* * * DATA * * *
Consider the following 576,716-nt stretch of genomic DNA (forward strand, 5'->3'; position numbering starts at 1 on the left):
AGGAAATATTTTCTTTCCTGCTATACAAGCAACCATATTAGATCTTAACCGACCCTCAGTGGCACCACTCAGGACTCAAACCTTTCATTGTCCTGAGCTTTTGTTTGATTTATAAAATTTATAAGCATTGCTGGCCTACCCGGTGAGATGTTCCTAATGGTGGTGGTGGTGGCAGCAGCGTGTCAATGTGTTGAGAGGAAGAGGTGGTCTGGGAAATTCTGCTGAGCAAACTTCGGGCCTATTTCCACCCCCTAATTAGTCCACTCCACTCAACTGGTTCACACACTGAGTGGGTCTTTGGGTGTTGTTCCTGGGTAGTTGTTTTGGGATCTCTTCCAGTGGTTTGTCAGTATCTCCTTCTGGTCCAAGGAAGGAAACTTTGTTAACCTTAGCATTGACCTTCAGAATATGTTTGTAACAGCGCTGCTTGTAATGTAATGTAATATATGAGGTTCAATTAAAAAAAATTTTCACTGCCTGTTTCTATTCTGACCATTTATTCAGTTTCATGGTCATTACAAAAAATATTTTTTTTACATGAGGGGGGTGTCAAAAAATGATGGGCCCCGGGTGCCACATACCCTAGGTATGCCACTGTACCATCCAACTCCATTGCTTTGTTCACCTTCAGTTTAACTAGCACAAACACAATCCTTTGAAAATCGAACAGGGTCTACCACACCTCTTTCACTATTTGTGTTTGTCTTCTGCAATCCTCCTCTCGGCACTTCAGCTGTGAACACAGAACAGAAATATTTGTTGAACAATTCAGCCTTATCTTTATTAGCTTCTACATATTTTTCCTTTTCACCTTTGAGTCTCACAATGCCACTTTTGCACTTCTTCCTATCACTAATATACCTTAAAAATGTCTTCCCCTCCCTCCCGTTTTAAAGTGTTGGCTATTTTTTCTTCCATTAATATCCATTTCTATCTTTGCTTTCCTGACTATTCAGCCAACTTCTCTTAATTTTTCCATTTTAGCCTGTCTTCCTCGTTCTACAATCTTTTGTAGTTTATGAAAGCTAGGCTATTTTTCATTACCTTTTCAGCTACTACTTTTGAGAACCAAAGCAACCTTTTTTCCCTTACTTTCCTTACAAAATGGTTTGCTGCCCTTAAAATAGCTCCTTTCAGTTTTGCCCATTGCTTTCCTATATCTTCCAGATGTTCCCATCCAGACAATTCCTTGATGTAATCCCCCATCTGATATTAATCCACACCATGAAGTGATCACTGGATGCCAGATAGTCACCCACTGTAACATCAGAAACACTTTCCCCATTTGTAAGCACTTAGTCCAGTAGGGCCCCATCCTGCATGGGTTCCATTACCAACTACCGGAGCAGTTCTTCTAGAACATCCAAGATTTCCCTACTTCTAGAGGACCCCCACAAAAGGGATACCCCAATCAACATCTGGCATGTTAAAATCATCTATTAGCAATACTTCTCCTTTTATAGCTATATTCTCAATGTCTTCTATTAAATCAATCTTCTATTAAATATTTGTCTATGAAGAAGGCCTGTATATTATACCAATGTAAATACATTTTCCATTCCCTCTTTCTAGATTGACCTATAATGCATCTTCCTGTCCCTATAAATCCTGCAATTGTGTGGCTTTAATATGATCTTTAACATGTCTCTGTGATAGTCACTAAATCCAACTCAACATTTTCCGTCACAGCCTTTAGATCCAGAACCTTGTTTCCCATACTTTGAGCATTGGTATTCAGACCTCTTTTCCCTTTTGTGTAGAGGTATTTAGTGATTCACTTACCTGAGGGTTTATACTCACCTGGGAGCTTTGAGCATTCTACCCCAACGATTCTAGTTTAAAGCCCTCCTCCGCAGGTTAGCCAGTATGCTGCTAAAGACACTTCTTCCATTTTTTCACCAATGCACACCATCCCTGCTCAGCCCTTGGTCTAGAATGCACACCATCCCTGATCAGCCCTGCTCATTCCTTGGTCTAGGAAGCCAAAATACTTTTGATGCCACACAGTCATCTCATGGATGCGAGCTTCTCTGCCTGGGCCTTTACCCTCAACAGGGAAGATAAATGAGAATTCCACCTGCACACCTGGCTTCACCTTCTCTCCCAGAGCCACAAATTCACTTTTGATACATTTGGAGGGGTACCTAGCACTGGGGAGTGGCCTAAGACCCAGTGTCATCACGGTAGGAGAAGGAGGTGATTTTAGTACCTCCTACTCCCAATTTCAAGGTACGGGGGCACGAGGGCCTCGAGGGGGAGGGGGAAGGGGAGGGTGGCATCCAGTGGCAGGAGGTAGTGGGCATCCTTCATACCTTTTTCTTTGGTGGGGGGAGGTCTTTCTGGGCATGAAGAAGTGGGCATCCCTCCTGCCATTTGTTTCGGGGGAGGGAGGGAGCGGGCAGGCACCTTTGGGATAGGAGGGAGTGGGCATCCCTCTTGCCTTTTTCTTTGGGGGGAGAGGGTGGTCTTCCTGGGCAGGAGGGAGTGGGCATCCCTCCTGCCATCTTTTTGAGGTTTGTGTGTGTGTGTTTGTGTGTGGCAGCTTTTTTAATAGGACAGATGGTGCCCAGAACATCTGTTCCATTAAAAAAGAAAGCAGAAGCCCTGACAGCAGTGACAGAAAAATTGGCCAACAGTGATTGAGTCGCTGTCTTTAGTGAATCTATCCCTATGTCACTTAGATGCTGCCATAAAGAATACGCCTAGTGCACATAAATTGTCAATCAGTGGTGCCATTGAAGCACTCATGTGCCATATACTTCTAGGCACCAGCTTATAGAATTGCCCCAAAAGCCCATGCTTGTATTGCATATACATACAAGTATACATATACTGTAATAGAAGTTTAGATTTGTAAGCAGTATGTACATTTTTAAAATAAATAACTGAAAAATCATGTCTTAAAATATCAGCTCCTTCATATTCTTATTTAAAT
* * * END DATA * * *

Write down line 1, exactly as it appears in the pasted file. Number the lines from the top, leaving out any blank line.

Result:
Consider the following 576,716-nt stretch of genomic DNA (forward strand, 5'->3'; position numbering starts at 1 on the left):